{
private String personName="";

public HelloWorldInput()
{
super();
}

/**
* Name of person to put in the Hello world sentence.
*/
public void setPersonName(String value)
{
personName=value;
}

public String getPersonName()
{
return personName;
}
}

Step 4: Define an Output JavaBean for Tasklet (Optional)
The output JavaBean is used by the Tasklet as output. When the Tasklet is run as part of a job the Tasklet interface can write all relevant output to this JavaBean. An example of an output JavaBean would be like this:

/**
* Note that an Output JavaBean must implement IsSerializable to be used
* by GWT clients.
*/

public class HelloWorldOutput implements IsSerializable
{
private String personName="";

public HelloWorldInput()
{
super();
}

/**
* Name of person to put in the Hello world sentence.
*/
public void setPersonName(String value)
{
personName=value;
}

public String getPersonName()
{
return personName;
}
}

Step 5: Create MANIFEST.MF File
The MANIFEST.MF file contains the meta information that informs a SOAFaces container like JobServer what is contained in the Bundle JAR file and what interfaces are defined by the Bundle. The file is placed in the META-INF directory within the Bundle JAR.

SOAFaces-Name: Hello World 3
SOAFaces-SymbolicName: surda-beansoup-helloworld3
SOAFaces-Version: 1.0.0
SOAFaces-Description: Simple Tasklet with an input JavaBean and MFace Customizer
SOAFaces-Vendor: Grand Logic, Inc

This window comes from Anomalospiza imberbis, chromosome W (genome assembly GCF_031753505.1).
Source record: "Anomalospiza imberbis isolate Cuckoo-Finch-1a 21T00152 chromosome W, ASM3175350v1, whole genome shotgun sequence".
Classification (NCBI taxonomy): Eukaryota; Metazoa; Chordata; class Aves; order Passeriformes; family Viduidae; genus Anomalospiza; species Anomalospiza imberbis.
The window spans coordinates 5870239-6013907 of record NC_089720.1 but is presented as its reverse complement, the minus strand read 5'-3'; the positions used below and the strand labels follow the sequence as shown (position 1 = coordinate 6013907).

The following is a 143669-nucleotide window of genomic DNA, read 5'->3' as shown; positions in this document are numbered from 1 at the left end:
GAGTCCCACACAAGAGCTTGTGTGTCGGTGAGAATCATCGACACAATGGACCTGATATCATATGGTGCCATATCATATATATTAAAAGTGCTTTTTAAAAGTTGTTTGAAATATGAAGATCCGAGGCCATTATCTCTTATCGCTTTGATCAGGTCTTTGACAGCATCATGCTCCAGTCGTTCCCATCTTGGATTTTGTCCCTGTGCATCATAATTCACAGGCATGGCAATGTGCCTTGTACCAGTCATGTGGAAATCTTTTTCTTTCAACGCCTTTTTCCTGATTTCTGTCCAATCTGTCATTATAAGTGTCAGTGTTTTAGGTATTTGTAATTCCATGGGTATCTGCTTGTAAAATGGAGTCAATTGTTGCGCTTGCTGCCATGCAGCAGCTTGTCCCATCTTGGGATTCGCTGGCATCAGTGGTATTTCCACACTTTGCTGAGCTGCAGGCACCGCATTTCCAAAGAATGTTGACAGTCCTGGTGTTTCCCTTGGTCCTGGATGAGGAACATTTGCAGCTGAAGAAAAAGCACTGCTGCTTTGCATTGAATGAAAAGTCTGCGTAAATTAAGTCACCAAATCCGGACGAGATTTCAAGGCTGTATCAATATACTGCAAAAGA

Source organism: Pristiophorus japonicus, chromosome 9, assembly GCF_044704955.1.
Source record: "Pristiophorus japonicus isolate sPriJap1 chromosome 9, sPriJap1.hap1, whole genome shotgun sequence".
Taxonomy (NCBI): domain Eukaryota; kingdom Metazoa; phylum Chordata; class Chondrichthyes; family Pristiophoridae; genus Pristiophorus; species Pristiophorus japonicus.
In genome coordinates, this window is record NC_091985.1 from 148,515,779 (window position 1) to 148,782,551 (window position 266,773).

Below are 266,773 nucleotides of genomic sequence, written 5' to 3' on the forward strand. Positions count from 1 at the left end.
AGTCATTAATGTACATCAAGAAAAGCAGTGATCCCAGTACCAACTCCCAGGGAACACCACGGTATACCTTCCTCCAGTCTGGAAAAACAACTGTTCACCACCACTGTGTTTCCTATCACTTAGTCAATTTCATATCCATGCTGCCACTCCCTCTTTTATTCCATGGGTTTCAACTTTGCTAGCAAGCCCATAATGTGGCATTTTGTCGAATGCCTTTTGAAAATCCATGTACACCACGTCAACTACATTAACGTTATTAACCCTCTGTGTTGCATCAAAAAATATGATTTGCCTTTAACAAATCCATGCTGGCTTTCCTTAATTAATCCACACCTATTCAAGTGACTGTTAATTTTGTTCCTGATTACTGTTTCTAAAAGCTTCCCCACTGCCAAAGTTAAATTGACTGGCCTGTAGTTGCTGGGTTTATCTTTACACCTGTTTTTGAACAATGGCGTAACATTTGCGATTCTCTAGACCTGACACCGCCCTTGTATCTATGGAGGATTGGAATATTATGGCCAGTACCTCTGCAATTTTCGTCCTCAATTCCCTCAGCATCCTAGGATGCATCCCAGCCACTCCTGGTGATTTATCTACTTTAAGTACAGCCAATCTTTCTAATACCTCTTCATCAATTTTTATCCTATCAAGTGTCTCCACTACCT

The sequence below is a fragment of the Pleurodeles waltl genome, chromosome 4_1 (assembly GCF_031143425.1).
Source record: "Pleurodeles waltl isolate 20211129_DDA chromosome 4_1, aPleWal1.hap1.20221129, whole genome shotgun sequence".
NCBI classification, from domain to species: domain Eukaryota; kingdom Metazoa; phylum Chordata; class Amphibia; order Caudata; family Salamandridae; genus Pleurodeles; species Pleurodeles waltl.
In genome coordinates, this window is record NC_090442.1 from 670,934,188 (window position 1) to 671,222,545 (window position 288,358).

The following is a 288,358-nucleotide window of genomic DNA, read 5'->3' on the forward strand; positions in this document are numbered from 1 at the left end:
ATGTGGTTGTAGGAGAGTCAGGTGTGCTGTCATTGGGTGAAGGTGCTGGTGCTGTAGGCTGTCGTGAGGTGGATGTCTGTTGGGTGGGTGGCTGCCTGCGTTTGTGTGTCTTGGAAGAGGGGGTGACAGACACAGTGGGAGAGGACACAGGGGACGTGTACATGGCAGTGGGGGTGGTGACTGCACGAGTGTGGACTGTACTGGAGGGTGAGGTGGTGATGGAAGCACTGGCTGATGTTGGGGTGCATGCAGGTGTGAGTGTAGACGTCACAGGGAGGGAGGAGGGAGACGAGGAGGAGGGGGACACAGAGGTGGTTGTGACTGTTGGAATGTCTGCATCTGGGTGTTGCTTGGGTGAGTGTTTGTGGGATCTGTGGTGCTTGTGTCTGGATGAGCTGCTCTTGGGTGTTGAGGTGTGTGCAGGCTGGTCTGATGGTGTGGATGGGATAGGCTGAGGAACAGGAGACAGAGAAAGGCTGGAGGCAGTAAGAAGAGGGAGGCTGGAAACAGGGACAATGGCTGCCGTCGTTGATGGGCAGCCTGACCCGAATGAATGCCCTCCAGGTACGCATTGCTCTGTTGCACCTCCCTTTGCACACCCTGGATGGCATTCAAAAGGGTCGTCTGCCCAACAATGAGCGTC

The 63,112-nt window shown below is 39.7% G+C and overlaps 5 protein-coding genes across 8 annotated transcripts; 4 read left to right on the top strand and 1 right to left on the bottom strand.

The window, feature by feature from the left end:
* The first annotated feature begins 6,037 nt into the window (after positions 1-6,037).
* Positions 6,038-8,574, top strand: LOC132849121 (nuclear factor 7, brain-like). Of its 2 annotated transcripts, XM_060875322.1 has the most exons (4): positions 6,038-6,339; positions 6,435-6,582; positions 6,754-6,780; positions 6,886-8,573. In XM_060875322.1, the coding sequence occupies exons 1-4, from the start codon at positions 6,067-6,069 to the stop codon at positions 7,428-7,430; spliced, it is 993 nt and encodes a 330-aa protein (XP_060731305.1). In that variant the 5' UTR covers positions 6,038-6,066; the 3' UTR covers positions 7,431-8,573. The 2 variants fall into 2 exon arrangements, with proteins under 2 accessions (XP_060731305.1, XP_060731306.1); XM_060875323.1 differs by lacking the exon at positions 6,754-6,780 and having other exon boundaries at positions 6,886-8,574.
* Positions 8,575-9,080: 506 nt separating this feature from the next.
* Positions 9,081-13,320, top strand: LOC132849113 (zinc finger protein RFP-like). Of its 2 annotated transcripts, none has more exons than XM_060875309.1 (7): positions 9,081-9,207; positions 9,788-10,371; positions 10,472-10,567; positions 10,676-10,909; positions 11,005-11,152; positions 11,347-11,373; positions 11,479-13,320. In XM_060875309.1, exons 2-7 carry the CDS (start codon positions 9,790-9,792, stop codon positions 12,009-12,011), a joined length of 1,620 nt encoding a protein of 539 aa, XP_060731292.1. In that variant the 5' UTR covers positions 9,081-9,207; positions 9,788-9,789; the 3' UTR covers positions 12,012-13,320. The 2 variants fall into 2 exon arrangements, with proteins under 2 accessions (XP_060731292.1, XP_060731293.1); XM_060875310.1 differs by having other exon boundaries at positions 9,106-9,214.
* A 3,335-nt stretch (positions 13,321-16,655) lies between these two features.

SOAFaces-Category: example
#Tasklet run on the server-side when java/task is run
SOAFaces-Tasklet: org.beansoup.helloworld3.workflow.HelloWorld
#Optional input JavaBean used by the Weblet and Tasklet
SOAFaces-InputBean: org.beansoup.helloworld3.client.HelloWorldInput
#GWT client Module name
SOAFaces-Weblet: org.beansoup.helloworld3.HelloModuleName

Step 6: Package Contents into a Bundle JAR file
All the code and content are packaged and put into a Bundle JAR file with the file extension .sfb. Here is an example directory structure of the JAR file.

META-INF/MANIFEST.MF
classes/org/beansoup/helloworld3/client/
HelloWorldCustomizer.java
HelloWorldCustomzier.class
HelloWorldInput.java
HelloWorldInput.class

classes/org/beansoup/helloworld3/workflow/
HelloWorld.class

lib/
someThirdPartyGWT-Client.jar
someThirdPartyServer-Side.jar

Here is an example of a simple ANT target that can construct the Bundle archive file:

    <target name="build_sfb" depends="compile" description="Build Bundle for example Tasklet">
<mkdir dir="build/sfb-dir/org-beansoup-helloworld3-v1-0-0/classes" />
<copy todir="build/sfb-dir/org-beansoup-helloworld3-v1-0-0/classes"
overwrite="false">
<fileset dir="${build.classes.dir}"
includes="org/beansoup/helloworld3/**/*.class"/>